SIR Keir Starmer has insisted there is “no reason for a civil war” in the Labour Party after anger from some on the left over Jeremy Corbyn’s suspension for his response to a damning anti-Semitism report.
The Labour leader appealed for unity and for an end to “factional fighting” on Friday amid fallout from the Equality and Human Rights Commission finding the party broke equality law when Mr Corbyn was in charge.
Mr Corbyn, who led the party until April, was suspended after he refused to fully accept the watchdog’s findings and said anti-Semitism had been “dramatically overstated for political reasons”.
Len McCluskey, the boss of the Unite union, a major financial backer for Labour, warned the move is an “act of grave injustice” that could cause a split and doom the party to defeat.
Sir Keir told BBC Radio 4’s Today programme: “There is no reason for a civil war, there’s no reason to lean inwards, that is not what I want.
“I want to unite the party – that is the basis on which I ran my leadership campaign, I want to unite the party to stop the faction.”
I will strongly contest the political intervention to suspend me.
I’ve made absolutely clear those who deny there has been an antisemitism problem in the Labour Party are wrong.
I will continue to support a zero tolerance policy towards all forms of racism.
Sir Keir said Mr Corbyn and his team “knew exactly” that he would warn that any suggestion the issue had been exaggerated could lead to expulsion.
“I’m deeply disappointed in that response from Jeremy Corbyn yesterday, not least because I spoke to him the night before the report to set out how I intended to deal with it,” Sir Keir said.
But Mr Corbyn issued a statement regardless to accuse the media and his political opponents of having overstated the scale of the problem and say “I do not accept all” of the EHRC findings.
The EHRC concluded the party was responsible for unlawful acts of harassment and discrimination and found evidence of “political interference” in the complaints process by then leader Mr Corbyn’s office.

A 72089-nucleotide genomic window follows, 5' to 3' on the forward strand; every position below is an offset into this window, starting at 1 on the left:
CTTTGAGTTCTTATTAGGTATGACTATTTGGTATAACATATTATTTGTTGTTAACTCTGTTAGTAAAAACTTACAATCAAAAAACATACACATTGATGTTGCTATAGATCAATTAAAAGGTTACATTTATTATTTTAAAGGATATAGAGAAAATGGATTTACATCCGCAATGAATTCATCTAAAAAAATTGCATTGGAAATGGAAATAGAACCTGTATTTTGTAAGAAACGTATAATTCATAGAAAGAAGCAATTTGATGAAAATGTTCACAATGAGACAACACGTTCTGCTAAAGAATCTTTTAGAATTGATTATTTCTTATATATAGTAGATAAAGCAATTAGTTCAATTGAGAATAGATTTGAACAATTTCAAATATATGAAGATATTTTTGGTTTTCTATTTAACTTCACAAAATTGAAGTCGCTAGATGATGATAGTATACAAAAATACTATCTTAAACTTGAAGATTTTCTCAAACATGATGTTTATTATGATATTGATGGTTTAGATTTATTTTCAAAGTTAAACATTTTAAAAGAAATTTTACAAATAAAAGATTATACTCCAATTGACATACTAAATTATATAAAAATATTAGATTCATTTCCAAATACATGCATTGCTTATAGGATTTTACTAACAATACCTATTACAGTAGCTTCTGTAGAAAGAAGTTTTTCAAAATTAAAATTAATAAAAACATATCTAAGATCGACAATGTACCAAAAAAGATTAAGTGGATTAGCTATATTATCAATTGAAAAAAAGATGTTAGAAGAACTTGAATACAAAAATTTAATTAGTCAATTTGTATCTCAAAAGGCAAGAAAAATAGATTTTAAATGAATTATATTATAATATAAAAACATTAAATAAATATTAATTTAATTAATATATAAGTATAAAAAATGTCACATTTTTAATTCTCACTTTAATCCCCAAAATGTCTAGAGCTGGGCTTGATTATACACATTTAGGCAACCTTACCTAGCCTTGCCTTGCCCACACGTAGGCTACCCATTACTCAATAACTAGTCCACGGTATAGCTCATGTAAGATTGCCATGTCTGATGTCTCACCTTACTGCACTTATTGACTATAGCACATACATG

Mr Corbyn said he will “strongly contest” the decision to suspend him pending an investigation, which also meant the Islington North MP had the Labour whip removed in Parliament.
Mr McCluskey, a key ally of the former leader, said the move was “an act of grave injustice which, if not reversed, will create chaos within the party and in doing so compromise Labour’s chances of a general election victory”.
“A split party will be doomed to defeat,” he said in the aftermath of the suspension.
On Friday, Mr McCluskey struck a more conciliatory tone, saying it was a “time for some calmness”. He told his union members to stay in the Labour Party as they try to resolve the “unjust” suspension.
Outside the union’s London headquarters, he told Sky News: “We need the party to be united. Working people out there need us, need a Labour government. So stay in the party and I’m hoping that we will be able to get through this fairly quickly to everybody’s satisfaction.”
Former shadow chancellor John McDonnell, who has described the suspension as “profoundly wrong”, said Sir Keir was right so say he does not want a civil war.
Keir Starmer this morning has rightfully said he doesn’t want a civil war in the Labour Party. Let’s be clear. Nobody does, but it seems we are drifting towards a hell of a row over use of language, misinterpretation, followed by overreaction.
“Nobody does, but it seems we are drifting towards a hell of a row over use of language, misinterpretation, followed by over-reaction,” Mr McDonnell said.
“My advice is that, with a bit of explanation over what was meant in various statements, we could all save ourselves a lot of unnecessary grief and get on with tackling Covid and job cuts.”
Diane Abbott, who was shadow home secretary under Mr Corbyn, shared an petition on Twitter calling for Labour to “reinstate” him, adding: “He has always stood with us. We must stand with him.”
Campaign group Momentum called the move a “naked attack on the left” and has organised a virtual Stand With Corbyn rally on Friday evening.
Sir Keir, who was forced to defend his time supporting Mr Corbyn as his shadow Brexit secretary, said he wanted to be able to “draw a line in the sand” after the long-awaited report’s publication but that Mr Corbyn hindered that.
“I’ve spoken extensively to Jewish communities, Jewish leaders over the last six months, that’s what they wanted to happen yesterday, an ability to recognise the hurt, draw a line and move on,” he told BBC Breakfast.
“That’s what I hoped would’ve happened yesterday, as it happens it took a different response because of Jeremy Corbyn’s response.”
The EHRC report published on Thursday found three breaches of the Equality Act relating to political interference in complaints, failure to provide adequate training to those handling anti-Semitism cases and harassment.
The party has been served with an unlawful act notice and has been given until December 10 to draft an action plan to implement the report’s recommendations.
The notice is legally enforceable by the courts if not fulfilled.
Sir Keir committed to implementing the recommendations as quickly as possible on what he called a “day of shame” for Labour.